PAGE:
Active Integrated Matter – The next five big science advances

By Ali Green

22 February 2017

Our AIM scientists are working on science that will change the way we live. Flickr/CC/John Biehler

Imagine a world where disaster rescue robots can readily change their body size and shape to adapt to different terrains and environments. A world where some of the in-demand food products you consume have been developed from produce previously lost or wasted in the supply chain. Or a world where bespoke products and spare parts are effortlessly created in mini, mobile manufacturing plants.

Our Active Integrated Matter (AIM) team is working on a few projects, just like these! AIM’s physicists, roboticists and chemists are developing the type of next-gen science that will change the way we live.

So let’s take a closer look at the next five big things in science.

1. The rise of the machines – Autonomous design

We’ve all heard how robots are going to change our lives for the better by doing the repetitive tasks that cost time and money. They’re even set to play a key role in the future of economic health in industrialised nations. Unfortunately their uptake has been slow because of their complex design and lack of configuration options.

Until the AIM team started to think about it.

Taking inspiration from genetics and Darwin’s “survival of the fittest”, evolutionary computing may provide the unconventional solutions needed to solve the problems that human optimisers have found difficult, or impossible, to solve. The next gen robots and their components will be evolutionary – formed through, and tailored to, their environment.

Over a number of generations, promising traits will be “bred” into robotics. We can use machine learning to discover unconventional materials, sensors, and actuators. Team this with advanced processing methods, and it will allow the creation of whole robotic systems without human intervention.

2. & 3. Eliminating food loss and customised food according to individual DNA

Approximately 800 million people around the world are currently undernourished, and by 2050 it’s predicted 9 billion people will need to be fed in an environmentally and nutritionally sustainable way. With one third of the food we produce wasted, we are contributing to both food insecurity and negative environmental impacts.

We can develop safe and healthy products (whilst reducing food loss) through intelligent decision making tools, novel sensors and new transformative food processing technologies. That means turning those discarded bits of fruit and veg between farm and supermarket, like left-overs from juicing, canning and processing, into yummy new products.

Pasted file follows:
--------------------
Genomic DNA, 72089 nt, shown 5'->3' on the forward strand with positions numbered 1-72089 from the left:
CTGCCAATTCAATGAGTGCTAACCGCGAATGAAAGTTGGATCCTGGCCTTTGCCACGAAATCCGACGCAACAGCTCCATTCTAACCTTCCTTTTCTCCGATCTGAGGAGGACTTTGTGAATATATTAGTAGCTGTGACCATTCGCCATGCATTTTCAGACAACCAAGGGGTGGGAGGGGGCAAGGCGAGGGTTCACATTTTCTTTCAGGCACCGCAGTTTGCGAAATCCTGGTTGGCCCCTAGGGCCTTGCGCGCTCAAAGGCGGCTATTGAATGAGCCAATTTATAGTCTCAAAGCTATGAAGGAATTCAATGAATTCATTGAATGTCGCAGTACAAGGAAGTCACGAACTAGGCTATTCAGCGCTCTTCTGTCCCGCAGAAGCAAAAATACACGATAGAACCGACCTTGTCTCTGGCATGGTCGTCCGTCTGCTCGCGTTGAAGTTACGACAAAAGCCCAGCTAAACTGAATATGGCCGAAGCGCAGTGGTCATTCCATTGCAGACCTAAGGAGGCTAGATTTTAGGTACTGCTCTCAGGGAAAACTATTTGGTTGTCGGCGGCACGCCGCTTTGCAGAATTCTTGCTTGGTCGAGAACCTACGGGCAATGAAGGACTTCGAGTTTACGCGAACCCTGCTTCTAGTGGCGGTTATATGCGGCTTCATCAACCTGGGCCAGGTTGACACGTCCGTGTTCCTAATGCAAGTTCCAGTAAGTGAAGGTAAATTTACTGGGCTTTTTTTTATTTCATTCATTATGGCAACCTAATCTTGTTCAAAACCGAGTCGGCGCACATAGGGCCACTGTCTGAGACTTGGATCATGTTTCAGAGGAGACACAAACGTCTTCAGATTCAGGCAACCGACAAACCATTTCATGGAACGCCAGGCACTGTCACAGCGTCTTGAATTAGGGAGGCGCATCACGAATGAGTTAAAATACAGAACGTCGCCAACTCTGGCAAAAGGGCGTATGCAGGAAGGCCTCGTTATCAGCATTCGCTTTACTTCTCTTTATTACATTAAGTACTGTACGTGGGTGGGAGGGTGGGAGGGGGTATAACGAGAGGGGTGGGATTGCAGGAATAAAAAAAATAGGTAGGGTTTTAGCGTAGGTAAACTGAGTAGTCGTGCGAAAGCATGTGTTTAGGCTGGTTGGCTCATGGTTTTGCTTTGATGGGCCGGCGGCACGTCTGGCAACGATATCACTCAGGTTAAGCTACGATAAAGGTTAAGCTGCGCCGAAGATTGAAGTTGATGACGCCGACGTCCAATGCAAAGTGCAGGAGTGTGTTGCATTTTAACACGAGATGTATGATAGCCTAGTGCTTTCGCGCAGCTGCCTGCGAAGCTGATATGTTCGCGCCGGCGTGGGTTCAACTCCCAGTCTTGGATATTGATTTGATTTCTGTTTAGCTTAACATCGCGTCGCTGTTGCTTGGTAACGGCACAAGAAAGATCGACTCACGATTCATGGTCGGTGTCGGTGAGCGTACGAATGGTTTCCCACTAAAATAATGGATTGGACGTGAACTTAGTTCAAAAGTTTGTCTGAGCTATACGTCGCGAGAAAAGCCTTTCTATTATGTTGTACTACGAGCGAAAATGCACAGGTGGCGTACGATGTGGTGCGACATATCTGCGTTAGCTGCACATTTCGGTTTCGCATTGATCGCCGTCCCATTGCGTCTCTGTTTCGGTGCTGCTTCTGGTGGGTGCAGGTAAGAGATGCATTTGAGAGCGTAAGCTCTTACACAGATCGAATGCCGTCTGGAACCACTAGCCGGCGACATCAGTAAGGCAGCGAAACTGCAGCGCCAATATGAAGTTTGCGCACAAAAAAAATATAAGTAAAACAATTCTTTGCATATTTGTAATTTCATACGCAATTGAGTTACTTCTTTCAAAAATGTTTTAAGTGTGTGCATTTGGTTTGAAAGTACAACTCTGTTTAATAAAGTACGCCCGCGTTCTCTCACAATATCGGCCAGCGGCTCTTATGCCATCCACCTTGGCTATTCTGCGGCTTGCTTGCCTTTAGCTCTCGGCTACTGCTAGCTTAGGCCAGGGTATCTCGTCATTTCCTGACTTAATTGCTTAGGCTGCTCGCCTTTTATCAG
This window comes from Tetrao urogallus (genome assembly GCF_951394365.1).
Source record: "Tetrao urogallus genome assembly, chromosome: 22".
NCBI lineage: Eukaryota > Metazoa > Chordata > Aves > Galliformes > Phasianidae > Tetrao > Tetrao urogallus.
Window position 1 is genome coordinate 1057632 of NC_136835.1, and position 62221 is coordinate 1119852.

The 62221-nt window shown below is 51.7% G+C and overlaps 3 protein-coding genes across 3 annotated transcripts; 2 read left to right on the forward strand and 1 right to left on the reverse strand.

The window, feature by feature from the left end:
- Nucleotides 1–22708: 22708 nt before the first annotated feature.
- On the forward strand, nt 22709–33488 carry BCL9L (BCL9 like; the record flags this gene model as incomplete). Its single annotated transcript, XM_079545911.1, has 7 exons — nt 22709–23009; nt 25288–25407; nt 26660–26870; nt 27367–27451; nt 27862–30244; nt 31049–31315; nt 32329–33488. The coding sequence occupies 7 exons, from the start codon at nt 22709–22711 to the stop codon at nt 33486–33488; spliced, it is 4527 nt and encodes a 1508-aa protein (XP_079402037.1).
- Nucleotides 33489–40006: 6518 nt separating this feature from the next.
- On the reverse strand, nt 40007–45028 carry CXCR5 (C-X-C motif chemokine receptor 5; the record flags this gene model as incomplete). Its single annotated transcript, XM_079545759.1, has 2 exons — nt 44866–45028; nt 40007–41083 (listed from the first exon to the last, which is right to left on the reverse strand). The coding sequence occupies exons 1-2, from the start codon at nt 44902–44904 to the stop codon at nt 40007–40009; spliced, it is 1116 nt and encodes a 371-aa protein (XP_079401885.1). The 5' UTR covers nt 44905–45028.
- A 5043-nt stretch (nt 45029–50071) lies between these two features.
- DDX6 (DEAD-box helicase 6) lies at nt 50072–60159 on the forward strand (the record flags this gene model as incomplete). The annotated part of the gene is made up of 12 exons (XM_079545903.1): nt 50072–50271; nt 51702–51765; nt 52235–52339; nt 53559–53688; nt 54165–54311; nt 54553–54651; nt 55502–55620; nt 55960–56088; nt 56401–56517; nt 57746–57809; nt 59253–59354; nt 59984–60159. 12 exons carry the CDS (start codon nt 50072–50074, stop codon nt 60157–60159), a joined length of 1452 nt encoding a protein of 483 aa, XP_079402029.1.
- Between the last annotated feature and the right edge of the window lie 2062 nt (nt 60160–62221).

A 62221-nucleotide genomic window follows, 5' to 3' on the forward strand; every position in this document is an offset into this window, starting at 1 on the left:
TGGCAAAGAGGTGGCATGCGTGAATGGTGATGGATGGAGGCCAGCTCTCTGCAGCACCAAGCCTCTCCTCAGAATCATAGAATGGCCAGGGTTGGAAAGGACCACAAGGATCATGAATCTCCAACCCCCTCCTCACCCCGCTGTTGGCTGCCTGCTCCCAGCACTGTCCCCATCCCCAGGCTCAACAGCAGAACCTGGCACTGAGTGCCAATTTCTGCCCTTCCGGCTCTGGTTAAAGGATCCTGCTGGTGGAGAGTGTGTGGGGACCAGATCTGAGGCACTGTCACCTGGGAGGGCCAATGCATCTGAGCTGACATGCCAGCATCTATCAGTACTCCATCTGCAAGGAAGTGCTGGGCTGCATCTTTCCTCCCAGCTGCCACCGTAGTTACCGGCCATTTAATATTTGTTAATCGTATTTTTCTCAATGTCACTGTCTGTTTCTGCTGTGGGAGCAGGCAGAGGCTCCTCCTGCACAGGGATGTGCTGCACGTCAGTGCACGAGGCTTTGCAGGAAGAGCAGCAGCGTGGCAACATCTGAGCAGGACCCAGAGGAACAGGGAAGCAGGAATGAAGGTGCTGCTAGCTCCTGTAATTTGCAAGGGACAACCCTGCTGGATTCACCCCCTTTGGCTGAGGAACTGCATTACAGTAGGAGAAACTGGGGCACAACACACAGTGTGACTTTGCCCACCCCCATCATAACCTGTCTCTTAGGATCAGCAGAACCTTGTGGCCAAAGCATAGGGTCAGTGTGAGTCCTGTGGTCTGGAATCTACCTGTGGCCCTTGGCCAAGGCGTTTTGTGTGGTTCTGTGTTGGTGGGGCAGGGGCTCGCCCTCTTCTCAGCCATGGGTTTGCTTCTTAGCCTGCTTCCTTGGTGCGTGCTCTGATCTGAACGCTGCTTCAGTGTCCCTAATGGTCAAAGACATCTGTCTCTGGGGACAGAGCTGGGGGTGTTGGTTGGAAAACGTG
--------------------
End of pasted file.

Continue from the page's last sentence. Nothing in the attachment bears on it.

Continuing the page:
Imagine individualised foods and nutraceuticals that fit the exact requirements of an individual’s body at any given time. Food that is tailored to an individual’s genetic blueprint, phenotype and physiological condition. Food, designed specifically for you.

An infographic explaining 9 areas in the future that will change with technology.

AIM: Changing the world as we know it

4. Bringing the factory to the shop

3D printing, or additive manufacturing (AM), is a technology that’s set to change the manufacturing game. 3D printers are already available to small shops and businesses, meaning factories and distribution warehouses may soon be a thing of the past.

To help make this a reality, the next generation of 3D printers will possess a host of features to make designs more reliable, predictable and more complex. Say hello to easier adoption from innovation to industry.

Products with intricate internal details can be printed in a simple 3D printer. This in itself will be revolutionary in the manufacturing industry.

5. Natural disaster response and recovery

As the frequency and severity of natural disasters increase, billions of people around the world are impacted. More than 1.1 million deaths were caused by natural disasters between 2003 and 2013, with the global cost estimated at US$1.5 trillion. Deploying robots of novel designs and different modalities in disaster situations allows easy access to environments unsafe for humans. A ‘collaborative ‘team’ of robots will be able to achieve goals that humans could not have otherwise done.

 AIM is blending robotics, sensing, processing, materials and data science to develop exciting new scientific applications and create innovative new industries for Australia and around the world.  The Active Integrated Matter Future Science Platform will hold its first conference this week at the MCG.

You can learn more about the exciting work our AIM scientists are doing here.